The Technology and Construction Court has handed down the first significant judgement following the Supreme Court decision in Bresco which considered the circumstances in which an insolvent party has the right to commence adjudication proceedings.
In doing so, the Court has provided useful guidance on the principles that a court will consider on an application for enforcement of an adjudication award by an insolvent party, including the question of what will amount to adequate security in the event it is later established that the insolvent party is not entitled to be paid any sums awarded by the adjudicator (and those sums, in full or in part, need to be repaid).
Breso in the Supreme Court
In Bresco Lord Briggs explained in clear terms that whilst insolvent parties do have a right to commence adjudication proceedings, the question of whether or not a decision in favour of an insolvent party would be enforced will fall to be considered by the court at the enforcement stage.
Bevan Brittan commented on the Supreme Court decision in June 2020 and our article can be found here.
John Doyle Construction Limited (in liquidation) v Erith Contractors Limited
This case concerned a final account dispute over landscaping works carried out the Olympic Park in advance of the London 2012 Olympics. John Doyle Construction Ltd (JDC) entered administration as long ago as June 2012 and but the adjudication proceedings did not follow until 2018.
Over time, the right to the proceeds of an adjudication were sold to a third party, Henderson Jones, who (it appears from the judgment) were ostensibly controlling the adjudication and subsequent enforcement proceedings. The judgment includes a number of interesting observations about the arrangements between the liquidators of JDC and Henderson Jones.
Mr Justice Fraser acknowledged that following Bresco the availability of adjudication to insolvent parties may offer “real value” as parties may often be able to resolve the underlying dispute swiftly and cost-effectively. However, the Judge highlighted the practical difficulties that may arise and set out five clear principles for the courts to consider on any application for summary judgment by an insolvent party:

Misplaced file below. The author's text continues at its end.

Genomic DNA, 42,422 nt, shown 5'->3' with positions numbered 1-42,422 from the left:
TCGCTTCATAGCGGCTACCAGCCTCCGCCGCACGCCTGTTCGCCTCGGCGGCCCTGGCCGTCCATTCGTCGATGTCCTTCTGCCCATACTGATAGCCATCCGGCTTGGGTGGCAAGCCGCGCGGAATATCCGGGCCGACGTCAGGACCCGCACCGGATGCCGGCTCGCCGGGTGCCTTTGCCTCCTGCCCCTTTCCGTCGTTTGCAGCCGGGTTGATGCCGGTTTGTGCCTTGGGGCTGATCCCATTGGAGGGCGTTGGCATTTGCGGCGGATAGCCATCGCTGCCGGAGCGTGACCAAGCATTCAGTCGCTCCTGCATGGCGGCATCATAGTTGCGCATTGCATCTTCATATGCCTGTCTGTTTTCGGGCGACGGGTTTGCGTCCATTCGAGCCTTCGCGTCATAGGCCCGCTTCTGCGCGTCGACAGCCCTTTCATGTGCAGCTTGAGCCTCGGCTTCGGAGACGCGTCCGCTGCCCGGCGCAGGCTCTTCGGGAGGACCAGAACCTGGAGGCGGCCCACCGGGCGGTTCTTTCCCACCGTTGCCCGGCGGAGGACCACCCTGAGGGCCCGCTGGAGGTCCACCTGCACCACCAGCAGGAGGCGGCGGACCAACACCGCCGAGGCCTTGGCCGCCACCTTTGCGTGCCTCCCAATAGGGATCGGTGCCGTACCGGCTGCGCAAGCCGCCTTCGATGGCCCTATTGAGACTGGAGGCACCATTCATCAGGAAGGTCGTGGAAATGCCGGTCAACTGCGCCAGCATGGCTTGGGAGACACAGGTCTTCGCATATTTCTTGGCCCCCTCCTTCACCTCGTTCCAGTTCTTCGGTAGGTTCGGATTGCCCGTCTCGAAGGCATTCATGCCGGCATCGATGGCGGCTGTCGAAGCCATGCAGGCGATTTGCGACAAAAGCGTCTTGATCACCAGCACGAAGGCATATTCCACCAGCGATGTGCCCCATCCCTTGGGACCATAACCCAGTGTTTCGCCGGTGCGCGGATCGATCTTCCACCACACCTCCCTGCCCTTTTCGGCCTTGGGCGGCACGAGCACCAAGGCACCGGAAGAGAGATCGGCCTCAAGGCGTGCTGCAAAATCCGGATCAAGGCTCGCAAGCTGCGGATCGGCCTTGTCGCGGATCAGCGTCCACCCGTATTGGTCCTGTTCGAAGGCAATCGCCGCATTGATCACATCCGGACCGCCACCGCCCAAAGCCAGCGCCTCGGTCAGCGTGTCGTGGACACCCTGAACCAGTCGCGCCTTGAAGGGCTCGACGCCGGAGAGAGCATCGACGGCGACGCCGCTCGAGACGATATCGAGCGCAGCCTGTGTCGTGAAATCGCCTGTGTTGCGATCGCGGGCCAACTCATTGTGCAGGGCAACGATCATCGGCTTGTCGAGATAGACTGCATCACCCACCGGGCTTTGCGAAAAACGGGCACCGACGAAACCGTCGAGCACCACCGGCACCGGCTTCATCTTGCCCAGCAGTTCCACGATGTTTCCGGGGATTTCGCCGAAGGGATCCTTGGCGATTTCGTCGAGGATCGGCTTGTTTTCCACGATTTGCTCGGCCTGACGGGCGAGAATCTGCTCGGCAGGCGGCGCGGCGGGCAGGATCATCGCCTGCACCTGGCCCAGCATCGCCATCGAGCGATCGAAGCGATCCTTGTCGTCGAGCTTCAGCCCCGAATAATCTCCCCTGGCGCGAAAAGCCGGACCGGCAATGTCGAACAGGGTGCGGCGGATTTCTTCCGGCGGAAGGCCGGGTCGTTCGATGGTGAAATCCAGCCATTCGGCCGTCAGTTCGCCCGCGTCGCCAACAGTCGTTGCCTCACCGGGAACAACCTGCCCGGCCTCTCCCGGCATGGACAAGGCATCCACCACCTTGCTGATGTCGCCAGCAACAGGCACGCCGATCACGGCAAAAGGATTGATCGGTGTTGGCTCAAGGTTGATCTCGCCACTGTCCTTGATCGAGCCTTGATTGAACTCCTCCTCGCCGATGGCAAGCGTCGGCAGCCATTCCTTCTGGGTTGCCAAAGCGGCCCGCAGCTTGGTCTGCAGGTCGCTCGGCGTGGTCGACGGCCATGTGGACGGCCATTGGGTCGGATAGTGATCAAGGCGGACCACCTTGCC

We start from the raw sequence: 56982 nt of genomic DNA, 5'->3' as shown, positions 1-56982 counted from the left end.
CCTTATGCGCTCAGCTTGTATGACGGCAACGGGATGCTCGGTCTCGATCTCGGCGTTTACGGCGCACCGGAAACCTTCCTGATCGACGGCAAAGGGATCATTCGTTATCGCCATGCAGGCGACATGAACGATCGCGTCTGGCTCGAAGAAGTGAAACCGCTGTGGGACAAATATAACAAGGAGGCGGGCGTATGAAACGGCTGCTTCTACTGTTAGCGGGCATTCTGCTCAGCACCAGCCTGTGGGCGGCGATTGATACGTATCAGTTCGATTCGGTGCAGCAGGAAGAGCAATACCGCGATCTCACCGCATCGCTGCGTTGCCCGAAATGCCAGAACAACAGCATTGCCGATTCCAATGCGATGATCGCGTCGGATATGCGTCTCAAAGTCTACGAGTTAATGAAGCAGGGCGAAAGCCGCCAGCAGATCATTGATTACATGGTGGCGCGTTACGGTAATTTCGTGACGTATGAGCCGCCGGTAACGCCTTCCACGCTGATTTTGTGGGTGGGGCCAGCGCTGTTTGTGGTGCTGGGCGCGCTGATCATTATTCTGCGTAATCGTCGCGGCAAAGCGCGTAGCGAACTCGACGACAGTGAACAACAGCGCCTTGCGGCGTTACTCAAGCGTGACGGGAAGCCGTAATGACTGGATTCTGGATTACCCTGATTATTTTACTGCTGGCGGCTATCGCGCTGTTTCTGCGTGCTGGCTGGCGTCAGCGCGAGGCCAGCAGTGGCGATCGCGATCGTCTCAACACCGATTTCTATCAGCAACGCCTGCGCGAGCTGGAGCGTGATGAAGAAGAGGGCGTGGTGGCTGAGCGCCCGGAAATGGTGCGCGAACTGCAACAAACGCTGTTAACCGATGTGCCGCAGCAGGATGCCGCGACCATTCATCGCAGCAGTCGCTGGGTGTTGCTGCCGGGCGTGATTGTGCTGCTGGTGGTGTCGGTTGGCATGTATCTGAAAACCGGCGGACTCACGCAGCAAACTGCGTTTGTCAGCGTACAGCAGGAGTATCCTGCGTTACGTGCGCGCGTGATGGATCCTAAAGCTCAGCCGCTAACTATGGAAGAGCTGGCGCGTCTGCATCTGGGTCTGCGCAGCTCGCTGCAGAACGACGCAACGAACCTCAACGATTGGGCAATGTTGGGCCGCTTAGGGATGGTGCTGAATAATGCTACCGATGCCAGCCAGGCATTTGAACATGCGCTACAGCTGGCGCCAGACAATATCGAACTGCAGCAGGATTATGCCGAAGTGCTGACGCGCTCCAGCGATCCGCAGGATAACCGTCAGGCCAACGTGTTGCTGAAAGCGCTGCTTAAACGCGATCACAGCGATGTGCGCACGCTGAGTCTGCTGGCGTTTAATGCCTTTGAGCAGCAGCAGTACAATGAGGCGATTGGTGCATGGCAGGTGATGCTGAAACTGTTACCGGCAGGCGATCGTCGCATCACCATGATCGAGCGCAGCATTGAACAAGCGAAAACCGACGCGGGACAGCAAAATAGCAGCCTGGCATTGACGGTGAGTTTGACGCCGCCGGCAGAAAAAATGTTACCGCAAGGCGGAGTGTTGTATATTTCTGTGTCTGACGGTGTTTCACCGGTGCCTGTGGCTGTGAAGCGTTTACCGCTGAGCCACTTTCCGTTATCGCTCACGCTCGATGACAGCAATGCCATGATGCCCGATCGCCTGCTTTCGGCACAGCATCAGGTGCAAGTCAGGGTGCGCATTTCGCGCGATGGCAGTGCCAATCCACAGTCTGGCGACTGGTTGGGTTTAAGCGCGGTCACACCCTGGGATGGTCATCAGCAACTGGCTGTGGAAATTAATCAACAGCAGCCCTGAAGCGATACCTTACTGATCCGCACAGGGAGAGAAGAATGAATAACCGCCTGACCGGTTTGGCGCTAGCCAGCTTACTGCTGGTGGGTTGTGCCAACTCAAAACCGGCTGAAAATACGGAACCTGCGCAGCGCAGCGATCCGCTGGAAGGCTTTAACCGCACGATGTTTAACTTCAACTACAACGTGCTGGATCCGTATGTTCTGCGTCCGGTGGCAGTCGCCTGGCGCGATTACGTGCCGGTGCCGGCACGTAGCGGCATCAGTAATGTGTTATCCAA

- Whether the dispute is in respect of the whole of the parties' financial dealings under the construction contract, or one element of it;
- Whether there are mutual dealings between the parties that are outside the construction contract;
- Whether there are other defences available that were not deployed in the adjudication;
- Whether the liquidator/insolvency practitioner is prepared to offer appropriate undertakings, such as ring-fencing the enforcement proceeds, and/or where there is other (i.e. third party) security available;
- Whether there is a real risk that the summary enforcement of an adjudication decision will deprive the paying party of security for its cross-claim.
Having regard to these five principles, Fraser J then identified three sets of circumstances in which summary judgment may be available to an insolvent party seeking to enforce an adjudicator's award:
- Where the decision of the adjudicator would have to resolve all elements of the overall financial dispute between the parties;
- Where mutual dealings on other contracts, or other defences, which have not been taken into account by the adjudicator, will be taken into account by the court on the summary judgment application;
- Where there is no "real risk" that summary enforcement of the adjudicator's decision would deprive the paying party of security for any cross-claim.
In this case, Fraser J concluded that the security provided by Henderson Jones in the form of a letter of intent and an ATE insurance policy was insufficient. In this case, there was no letter of credit (only a letter of intent to apply for credit in the future) and the cover offered by the after the event (ATE) insurance policy was insufficient to meet any future adverse costs.
In summary the security offered was inadequate and did not provide "reasonable assurances” to Erith that, should it successfully overturn the adjudicator's decision, the beneficiary of the adjudication decision (i.e. Henderson Jones) would be able to repay any sums awarded or meet any adverse costs orders. The Court noted that the required level of security should place Erith in a similar position to that which it would occupy if JDC were solvent.
The circumstances in which insolvent parties are able to use adjudication as an effective means of dispute resolution remains a developing areas of law. The judgement in JDC highlights the practical difficulties associated that an insolvent party will face in seeking to enforce an adjudicator’s award and the high hurdles that such parties will need to overcome.
In addition, the Court confirmed that cases involving insolvent parties, which usually concern historical claims, are unlikely to be suited to the abridged, fast-track enforcement procedure for adjudication decisions that would otherwise be available to solvent parties. This may mean that even where the conditions set out by the TCC are met and an insolvent party is able to provide adequate security, expedited or swift summary enforcement may still not be available.